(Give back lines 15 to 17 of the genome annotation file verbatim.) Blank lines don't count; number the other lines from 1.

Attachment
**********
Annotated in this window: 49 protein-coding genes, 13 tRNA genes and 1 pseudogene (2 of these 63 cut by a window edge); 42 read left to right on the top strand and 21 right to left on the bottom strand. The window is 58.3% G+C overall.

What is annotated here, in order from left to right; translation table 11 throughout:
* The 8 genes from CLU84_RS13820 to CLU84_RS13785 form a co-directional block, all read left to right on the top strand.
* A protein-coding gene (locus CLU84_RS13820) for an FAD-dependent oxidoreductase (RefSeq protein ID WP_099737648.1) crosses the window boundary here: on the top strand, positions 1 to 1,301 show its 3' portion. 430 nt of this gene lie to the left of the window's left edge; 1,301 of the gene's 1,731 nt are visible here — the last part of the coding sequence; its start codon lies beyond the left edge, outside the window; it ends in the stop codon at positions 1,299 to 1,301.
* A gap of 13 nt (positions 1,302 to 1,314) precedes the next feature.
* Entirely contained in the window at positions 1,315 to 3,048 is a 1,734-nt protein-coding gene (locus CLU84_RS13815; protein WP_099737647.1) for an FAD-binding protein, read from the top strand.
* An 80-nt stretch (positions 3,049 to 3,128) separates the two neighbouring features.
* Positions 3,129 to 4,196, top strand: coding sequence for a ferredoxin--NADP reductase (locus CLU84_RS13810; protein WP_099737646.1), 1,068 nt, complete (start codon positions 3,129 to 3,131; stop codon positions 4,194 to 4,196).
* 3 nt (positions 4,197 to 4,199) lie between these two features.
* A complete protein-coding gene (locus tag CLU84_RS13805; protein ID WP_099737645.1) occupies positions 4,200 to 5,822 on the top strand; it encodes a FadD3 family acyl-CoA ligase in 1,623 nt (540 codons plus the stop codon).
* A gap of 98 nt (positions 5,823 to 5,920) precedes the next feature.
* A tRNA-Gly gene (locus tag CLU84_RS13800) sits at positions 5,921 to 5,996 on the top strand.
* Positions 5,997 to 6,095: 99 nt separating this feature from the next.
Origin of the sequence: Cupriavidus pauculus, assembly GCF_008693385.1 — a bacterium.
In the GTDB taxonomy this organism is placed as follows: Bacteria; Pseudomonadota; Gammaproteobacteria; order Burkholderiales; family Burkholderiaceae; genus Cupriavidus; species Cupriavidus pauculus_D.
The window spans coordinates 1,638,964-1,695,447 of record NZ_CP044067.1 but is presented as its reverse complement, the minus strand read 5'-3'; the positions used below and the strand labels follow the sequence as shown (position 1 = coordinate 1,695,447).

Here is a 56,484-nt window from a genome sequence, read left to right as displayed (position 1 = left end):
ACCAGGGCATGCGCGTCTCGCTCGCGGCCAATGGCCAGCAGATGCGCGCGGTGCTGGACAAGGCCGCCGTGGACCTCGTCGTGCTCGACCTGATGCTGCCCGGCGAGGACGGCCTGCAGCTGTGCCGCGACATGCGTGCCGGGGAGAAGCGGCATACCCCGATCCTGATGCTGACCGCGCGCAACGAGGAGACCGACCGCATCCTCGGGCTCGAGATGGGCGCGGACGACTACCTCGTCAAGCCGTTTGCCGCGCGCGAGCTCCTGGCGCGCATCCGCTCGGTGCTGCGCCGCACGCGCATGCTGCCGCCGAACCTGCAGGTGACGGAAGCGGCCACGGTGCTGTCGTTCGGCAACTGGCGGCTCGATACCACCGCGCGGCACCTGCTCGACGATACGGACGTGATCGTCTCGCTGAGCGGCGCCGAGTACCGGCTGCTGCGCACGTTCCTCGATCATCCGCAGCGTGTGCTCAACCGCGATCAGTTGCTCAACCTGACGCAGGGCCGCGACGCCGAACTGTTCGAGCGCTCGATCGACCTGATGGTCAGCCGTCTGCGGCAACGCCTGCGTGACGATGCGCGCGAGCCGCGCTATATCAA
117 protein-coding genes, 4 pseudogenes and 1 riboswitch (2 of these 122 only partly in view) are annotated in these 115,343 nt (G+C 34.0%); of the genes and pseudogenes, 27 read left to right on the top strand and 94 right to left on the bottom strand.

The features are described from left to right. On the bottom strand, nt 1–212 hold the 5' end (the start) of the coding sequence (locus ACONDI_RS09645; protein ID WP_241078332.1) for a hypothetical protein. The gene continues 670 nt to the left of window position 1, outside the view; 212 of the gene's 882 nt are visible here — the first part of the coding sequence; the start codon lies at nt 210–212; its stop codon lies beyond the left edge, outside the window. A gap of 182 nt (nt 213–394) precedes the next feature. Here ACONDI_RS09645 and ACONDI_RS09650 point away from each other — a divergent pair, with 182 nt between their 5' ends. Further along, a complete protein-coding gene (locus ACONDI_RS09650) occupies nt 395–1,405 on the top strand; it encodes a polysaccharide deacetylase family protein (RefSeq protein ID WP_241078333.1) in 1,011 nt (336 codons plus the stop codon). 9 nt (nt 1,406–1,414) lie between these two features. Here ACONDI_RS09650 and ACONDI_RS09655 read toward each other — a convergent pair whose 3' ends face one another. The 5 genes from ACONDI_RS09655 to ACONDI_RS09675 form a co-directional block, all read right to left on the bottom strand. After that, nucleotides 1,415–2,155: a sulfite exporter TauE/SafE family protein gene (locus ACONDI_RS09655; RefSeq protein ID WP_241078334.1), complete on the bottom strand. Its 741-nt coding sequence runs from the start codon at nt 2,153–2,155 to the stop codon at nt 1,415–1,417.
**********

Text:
In the GTDB taxonomy this organism is placed as follows: Bacteria; Pseudomonadota; Gammaproteobacteria; order Burkholderiales; family Burkholderiaceae; genus Cupriavidus; species Cupriavidus pauculus_D.
The window spans coordinates 1,638,964-1,695,447 of record NZ_CP044067.1 but is presented as its reverse complement, the minus strand read 5'-3'; the positions used below and the strand labels follow the sequence as shown (position 1 = coordinate 1,695,447).

Here is a 56,484-nt window from a genome sequence, read left to right as displayed (position 1 = left end):